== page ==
Archinect member applet sounded offended by Sherin’s focus on passive technologies writing "The information you are writing is so main stream and only shows you are just discovering things known to first year architecture and design students". Yet, as Amy Leedham, correctly pointed out "While the passive strategies here sound obvious and simple, most people are not using them, hence the need to remind people."
Sherin Wing, brought the research for the newest installment of the COUNTOURS feature, wherein she looks at New, Energy-Efficient Technologies, in which she explores passive technologies such as the solar shading CRATE system, developed by a team consisting of Professor Ryan E. Smith, graduate students, and researchers from 3form.
Since it is titled Part 1, I look forward with interest for the rest of the installments.
However, Archinect member applet sounded offended by Sherin’s focus on passive technologies writing "The information you are writing is so main stream and only shows you are just discovering things known to first year architecture and design students. Just don't lecture architects about them". Yet, as Amy Leedham, correctly pointed out "Architects may have been employing passive strategies for 'thousands' of years but clearly many forgot most of these lessons since the invention of electricity as evidenced by the numerous glass boxes designed for the desert by some of worlds 'leading' practices. While the passive strategies here sound obvious and simple, most people are not using them, hence the need to remind people."
For Archinect’s latest Showcase: Shou Sugi Ban Maarn we feature the work of BYTR Architects. The project is a modern wood-clad, extension to a main house from the 1950s. I personally enjoyed the fact that the new building is fairly reserved when viewed from the street but has a more expressive image from within the backyard-garden. The project made heavy use of prefabrication and offsite construction and BYTR Architects shared lots of images of the construction phase.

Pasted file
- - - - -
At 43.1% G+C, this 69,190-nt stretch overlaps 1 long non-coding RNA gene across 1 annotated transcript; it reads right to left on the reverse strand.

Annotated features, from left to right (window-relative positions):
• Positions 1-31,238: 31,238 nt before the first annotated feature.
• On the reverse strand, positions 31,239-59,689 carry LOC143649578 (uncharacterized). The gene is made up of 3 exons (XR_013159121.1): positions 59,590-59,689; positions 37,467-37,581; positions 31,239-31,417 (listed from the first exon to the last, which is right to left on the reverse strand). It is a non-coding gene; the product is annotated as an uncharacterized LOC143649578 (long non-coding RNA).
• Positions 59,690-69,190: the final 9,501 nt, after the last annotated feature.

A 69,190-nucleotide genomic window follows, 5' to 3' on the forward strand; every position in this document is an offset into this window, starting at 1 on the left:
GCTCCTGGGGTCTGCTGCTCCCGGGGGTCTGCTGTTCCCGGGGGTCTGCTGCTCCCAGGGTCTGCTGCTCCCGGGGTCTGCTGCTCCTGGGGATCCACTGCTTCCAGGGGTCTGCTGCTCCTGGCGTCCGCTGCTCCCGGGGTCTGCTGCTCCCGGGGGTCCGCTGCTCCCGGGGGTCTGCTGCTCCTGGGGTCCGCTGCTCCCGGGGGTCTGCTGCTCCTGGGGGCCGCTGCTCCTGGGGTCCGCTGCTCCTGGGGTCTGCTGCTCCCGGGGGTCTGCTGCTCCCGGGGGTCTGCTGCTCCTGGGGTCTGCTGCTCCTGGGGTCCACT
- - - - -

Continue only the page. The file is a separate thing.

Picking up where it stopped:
The Chinese building company, Broad Group, successfully attempted another impossible feat, building a 30-story tall hotel prototype in 360 hours. mufthy queries "I'm guessing this means 10 days for on-site construction ... anyone know how long all the pre-fab process took ? anyway its still a milestone".
This week Scotland-based architectural firm RMJM’s office in Dubai said that it received planning approval for Metropol Istanbul, a vast 500,000 square meter project, which includes three towers, a 30,000 square meter public shopping mall, offices and luxury apartments. Orhan Ayyüce really dislikes the project and explained "good thing this particular one is outside of city's dreamy silhouette. there are tons of projects of this nature going on in istanbul as we speak. i addressed the problems they deliver in an article that roughly translates as 'master plan worlds' a lot of large corporate firms are having a field day there."
The Gehry Residence in Santa Monica, CA is the winner of the 2012 AIA Twenty-five Year Award. Eric Chavkin, reminisced that he was "a student at SCI-Arc when this was built. I worked for another SCI-Arc student Itzak who built the cabs. I remember staying up all night priming the white cabinets that are hung beneath the windows in the interior photo above. We had to install these quickly as there was a photo shoot, I think Domus, later in the day. What i remember best is the interior light quality. Later on I borrowed, er stolen, at least a half dozen ideas from this house. This is a truly original work".
Lackey thinks that "This is designed like an ID product, tons of birds eye views and only 2 shots of the interior. If this guy really wants to keep dabbling in architecture he needs to figure out that architecture needs to be designed for the dweller on the inside, not just an exterior form". The “this” and “this guy” Lackey is referring to is The Black Hole Research Center by artists and designer Michael Jantzen.
Joe DeBenny, at the University of Arizona, opened his post Postmodern Sympathy with the following passage "the brazen assertion that representation is crime comes with some doubts. When I start to think I know something, I check myself. Fanatic allegiance to any idea is a stiff refusal to consider alternative interpretation and the first sign of a stagnant mind." The impetus for the post was a recent lecture by architect Will Bruder.